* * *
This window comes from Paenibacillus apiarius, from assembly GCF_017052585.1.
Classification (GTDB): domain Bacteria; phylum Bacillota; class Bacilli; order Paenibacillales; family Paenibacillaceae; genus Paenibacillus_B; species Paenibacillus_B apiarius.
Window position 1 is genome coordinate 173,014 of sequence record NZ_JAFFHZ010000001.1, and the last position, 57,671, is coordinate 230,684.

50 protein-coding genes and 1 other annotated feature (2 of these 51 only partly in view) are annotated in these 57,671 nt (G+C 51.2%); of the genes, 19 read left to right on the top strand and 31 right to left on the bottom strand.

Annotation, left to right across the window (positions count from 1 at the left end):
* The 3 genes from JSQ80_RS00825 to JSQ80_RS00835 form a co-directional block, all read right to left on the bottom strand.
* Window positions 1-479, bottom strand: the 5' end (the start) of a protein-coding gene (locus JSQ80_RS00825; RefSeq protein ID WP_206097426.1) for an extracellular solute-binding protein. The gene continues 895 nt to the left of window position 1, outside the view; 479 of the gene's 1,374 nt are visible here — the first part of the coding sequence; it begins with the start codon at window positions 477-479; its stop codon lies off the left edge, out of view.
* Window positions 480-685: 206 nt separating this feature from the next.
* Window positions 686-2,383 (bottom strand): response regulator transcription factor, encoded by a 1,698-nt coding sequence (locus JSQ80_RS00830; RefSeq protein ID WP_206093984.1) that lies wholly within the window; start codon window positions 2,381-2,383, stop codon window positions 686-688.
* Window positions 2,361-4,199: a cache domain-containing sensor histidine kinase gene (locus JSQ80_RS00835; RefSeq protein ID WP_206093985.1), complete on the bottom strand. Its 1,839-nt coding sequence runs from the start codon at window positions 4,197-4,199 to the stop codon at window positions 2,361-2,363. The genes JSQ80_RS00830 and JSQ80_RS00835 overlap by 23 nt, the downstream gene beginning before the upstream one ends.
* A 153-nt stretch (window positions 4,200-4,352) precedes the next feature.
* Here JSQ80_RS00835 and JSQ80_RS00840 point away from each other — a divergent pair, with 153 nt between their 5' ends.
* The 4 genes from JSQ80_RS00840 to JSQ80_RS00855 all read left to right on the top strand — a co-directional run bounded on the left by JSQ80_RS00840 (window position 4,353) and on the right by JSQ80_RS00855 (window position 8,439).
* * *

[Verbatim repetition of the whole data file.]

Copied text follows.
This window comes from Paenibacillus apiarius, from assembly GCF_017052585.1.
Classification (GTDB): domain Bacteria; phylum Bacillota; class Bacilli; order Paenibacillales; family Paenibacillaceae; genus Paenibacillus_B; species Paenibacillus_B apiarius.
Window position 1 is genome coordinate 173,014 of sequence record NZ_JAFFHZ010000001.1, and the last position, 57,671, is coordinate 230,684.

50 protein-coding genes and 1 other annotated feature (2 of these 51 only partly in view) are annotated in these 57,671 nt (G+C 51.2%); of the genes, 19 read left to right on the top strand and 31 right to left on the bottom strand.

Annotation, left to right across the window (positions count from 1 at the left end):
* The 3 genes from JSQ80_RS00825 to JSQ80_RS00835 form a co-directional block, all read right to left on the bottom strand.
* Window positions 1-479, bottom strand: the 5' end (the start) of a protein-coding gene (locus JSQ80_RS00825; RefSeq protein ID WP_206097426.1) for an extracellular solute-binding protein. The gene continues 895 nt to the left of window position 1, outside the view; 479 of the gene's 1,374 nt are visible here — the first part of the coding sequence; it begins with the start codon at window positions 477-479; its stop codon lies off the left edge, out of view.
* Window positions 480-685: 206 nt separating this feature from the next.
* Window positions 686-2,383 (bottom strand): response regulator transcription factor, encoded by a 1,698-nt coding sequence (locus JSQ80_RS00830; RefSeq protein ID WP_206093984.1) that lies wholly within the window; start codon window positions 2,381-2,383, stop codon window positions 686-688.
* Window positions 2,361-4,199: a cache domain-containing sensor histidine kinase gene (locus JSQ80_RS00835; RefSeq protein ID WP_206093985.1), complete on the bottom strand. Its 1,839-nt coding sequence runs from the start codon at window positions 4,197-4,199 to the stop codon at window positions 2,361-2,363. The genes JSQ80_RS00830 and JSQ80_RS00835 overlap by 23 nt, the downstream gene beginning before the upstream one ends.
* A 153-nt stretch (window positions 4,200-4,352) precedes the next feature.
* Here JSQ80_RS00835 and JSQ80_RS00840 point away from each other — a divergent pair, with 153 nt between their 5' ends.
* The 4 genes from JSQ80_RS00840 to JSQ80_RS00855 all read left to right on the top strand — a co-directional run bounded on the left by JSQ80_RS00840 (window position 4,353) and on the right by JSQ80_RS00855 (window position 8,439).